I can still remember the golden age of drunk driving, a time when MADD and the RIDE program were far in the future. Driving after a few drinks wasn't actually endorsed, but it was an accepted part of life - I knew a decorated army officer who drank half a dozen highballs each evening, then went out for a drive in his Buick with his wife and a silver flask of Johnnie Walker scotch.
Then there was Ray, the managing editor of the newspaper where I started my newspaper career – he kept a bottle at his desk, went with us to a bar after we made deadline, then drove home. At his funeral, someone told the story of how Ray outsmarted the police when they spotted him weaving along Front St. – he pulled up in front of the Royal York hotel, left his car running, then walked out the back and hailed a taxi.
Those days are gone. But now we live in the age of distracted driving. As my colleague Jessica Leeder recently reported, distraction has now passed impaired driving as the leading cause of crashes and fatalities in many jurisdictions across Canada and the United States.
Given all this, we should focus our full attention on the road. But we don't. In the past three years, more than 55,000 people have been charged in Toronto alone with using handheld devices while driving. Millions more have done it without being caught. Traffic officer Clint Stibbe of the Toronto police estimates that more than 60 per cent of all drivers still use their cell phones while they drive.
Then there are the distractions built into the modern car. Until 2002, I drove a Honda Civic that had no radio or air conditioning. The dashboard controls were limited to a pair of sliding levers that controlled the heating system and a button that turned on the emergency flashers.
Last week, I drove a Range Rover with cameras that looked out the front and rear, heating and cooling systems that were controlled through a dashboard touchscreen, and music choices that included AM, FM, multiple satellite bands, and audio streamed through my smart phone.
Calls came in as I drove. Most of the time, I could answer simply by tapping a button on the wheel, but on occasion the call would get routed to my phone, forcing me to dig into my pockets, or ignore the call.
And who does that? In the age of email, Twitter and the five-second news cycle, our instinct is to remain connected at all times. Taking away the technology is not an option – like the wheel and the airplane, wireless technology has changed the world, and will not be going away.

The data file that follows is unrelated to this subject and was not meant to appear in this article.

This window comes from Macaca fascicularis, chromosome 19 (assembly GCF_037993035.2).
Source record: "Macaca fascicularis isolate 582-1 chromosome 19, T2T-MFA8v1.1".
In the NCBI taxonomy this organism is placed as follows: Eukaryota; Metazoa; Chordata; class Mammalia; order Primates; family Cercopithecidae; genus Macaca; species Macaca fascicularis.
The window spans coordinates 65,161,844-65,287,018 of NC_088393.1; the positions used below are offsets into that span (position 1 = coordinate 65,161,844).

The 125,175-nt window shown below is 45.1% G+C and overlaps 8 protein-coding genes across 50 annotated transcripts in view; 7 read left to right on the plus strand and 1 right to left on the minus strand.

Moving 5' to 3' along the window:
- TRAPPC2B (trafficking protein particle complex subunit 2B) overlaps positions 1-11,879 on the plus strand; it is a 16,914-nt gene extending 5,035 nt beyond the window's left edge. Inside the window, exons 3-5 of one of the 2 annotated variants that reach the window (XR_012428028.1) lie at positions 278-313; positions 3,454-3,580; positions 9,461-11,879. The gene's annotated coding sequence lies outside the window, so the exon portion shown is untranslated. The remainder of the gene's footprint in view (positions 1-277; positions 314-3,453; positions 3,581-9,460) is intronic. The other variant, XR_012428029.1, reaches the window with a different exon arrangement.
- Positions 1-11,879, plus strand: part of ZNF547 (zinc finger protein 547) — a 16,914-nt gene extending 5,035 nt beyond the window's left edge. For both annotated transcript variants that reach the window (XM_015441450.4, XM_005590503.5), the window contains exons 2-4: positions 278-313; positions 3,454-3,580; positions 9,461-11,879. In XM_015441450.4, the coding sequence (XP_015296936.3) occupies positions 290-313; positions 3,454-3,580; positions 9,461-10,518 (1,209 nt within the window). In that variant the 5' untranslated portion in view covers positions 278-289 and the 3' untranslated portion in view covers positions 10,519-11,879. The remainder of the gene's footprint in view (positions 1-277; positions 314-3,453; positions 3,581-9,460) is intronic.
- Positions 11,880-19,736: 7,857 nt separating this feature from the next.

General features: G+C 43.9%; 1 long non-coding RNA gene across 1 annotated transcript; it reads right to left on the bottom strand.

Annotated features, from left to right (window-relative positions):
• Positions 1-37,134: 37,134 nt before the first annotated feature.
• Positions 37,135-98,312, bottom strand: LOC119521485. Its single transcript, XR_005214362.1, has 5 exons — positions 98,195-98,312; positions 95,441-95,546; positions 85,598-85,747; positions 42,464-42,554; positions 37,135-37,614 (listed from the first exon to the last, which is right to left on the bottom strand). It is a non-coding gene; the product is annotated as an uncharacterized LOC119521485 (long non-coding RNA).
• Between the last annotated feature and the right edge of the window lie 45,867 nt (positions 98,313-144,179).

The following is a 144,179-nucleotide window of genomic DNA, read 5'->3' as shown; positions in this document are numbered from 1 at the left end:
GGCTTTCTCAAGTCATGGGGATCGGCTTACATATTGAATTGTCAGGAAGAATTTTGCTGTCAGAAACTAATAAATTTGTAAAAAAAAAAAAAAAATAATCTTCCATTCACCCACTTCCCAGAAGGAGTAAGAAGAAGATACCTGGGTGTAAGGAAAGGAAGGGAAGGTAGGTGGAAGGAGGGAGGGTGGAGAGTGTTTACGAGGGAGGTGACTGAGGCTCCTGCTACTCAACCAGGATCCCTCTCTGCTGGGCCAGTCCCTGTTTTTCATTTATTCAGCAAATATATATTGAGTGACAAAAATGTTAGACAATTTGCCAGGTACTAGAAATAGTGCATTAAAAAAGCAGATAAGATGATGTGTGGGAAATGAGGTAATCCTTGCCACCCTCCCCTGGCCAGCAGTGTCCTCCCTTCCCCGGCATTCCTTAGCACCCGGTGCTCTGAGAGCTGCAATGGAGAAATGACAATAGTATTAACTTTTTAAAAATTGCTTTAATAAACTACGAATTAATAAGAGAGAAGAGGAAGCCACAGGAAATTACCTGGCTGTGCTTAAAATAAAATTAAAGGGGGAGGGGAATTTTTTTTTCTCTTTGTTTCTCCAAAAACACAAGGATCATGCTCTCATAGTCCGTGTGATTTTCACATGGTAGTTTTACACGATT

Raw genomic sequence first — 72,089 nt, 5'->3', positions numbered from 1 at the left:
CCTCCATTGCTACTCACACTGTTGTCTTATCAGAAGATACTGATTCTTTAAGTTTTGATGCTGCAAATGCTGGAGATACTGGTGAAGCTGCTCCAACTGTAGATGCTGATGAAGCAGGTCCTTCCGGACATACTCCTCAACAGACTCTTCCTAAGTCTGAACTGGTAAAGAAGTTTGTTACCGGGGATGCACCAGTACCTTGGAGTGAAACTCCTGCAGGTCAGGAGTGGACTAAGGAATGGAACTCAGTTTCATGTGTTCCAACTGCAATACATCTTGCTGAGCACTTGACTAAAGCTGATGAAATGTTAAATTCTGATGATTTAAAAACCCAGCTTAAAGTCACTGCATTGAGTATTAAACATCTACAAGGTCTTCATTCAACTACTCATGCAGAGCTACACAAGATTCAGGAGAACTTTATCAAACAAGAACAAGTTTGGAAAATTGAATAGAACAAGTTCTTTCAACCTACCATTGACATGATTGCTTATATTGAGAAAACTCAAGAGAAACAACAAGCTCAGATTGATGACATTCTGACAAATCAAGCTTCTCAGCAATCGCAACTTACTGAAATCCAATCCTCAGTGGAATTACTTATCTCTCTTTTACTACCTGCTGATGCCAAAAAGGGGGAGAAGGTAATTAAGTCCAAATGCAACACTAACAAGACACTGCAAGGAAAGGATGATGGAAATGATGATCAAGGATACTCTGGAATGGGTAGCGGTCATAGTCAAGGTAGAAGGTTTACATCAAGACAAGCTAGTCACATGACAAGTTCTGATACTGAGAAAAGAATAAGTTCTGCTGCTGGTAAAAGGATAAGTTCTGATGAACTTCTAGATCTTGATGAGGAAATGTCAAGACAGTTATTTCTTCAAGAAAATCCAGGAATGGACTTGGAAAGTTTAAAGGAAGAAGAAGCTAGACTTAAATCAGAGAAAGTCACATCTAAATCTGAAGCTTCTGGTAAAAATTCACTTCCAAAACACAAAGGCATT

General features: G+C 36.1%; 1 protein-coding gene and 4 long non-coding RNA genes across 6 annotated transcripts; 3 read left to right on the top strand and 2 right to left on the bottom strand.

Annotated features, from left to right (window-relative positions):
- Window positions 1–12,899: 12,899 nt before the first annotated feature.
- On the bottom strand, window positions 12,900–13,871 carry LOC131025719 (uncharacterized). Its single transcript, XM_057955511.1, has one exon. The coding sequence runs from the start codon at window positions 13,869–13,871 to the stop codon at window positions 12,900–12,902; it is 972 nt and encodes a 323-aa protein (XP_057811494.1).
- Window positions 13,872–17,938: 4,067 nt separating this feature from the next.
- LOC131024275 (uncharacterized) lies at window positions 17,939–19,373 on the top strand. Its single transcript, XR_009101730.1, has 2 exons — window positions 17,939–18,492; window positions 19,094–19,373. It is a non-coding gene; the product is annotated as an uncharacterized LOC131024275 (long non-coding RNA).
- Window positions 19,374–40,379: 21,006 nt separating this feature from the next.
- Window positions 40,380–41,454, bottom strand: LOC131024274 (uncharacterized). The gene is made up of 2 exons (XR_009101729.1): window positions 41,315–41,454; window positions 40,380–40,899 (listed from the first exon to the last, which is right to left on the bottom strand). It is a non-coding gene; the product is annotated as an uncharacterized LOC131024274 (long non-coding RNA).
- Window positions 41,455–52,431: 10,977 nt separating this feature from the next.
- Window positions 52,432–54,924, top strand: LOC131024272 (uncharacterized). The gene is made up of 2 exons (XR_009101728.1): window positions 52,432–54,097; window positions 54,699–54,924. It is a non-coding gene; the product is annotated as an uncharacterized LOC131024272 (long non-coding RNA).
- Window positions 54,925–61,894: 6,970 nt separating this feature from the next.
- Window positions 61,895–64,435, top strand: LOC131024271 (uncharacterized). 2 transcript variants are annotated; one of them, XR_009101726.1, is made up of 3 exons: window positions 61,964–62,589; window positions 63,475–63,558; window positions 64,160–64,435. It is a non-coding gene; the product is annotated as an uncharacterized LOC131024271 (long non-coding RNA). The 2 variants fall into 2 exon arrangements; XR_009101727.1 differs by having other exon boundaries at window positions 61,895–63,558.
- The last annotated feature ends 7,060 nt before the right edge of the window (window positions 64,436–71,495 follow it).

"The Genie is out of the bottle," says Prof. Martin Pietrucha, director of the Larson Transportation Institute at Penn State University. "There is a combination of technology push and market pull. It's out of our control."
As I see it, texting is the new drunk driving. But attitudes and the law haven't caught up with the new reality yet. In Ontario, the fine for texting is $155, and there are no demerit points. A drunk driving conviction can cost more than $20,000 once you factor in fines, legal fees, increased insurance rates plus towing and impound charges.
I don't know anyone who will defend drunk driving. But distraction is a different story. Almost everyone I know picks up their phone at least occasionally while they're at the wheel. Police are allowed to operate the keyboards in their cruisers while they drive – they're also allowed to make business-related cell phone calls.
There's a message in those fines – distracted driving isn't that serious. There's also a message in the exemptions for police – that an expert driver can handle texting. I don't think so. Some day, digital technology may enable us to make phone calls and send messages safely while we drive. But that day isn't here yet.
Next week, Toronto police are launching a catchy new publicity campaign to draw attention to the issue of distracted driving – they'll be rolling around town in a hearse (complete with a genuine casket in the back) and signs that read: "That next text or call could end it all."
Agreed. It's time for all of us to hang up – even the police.
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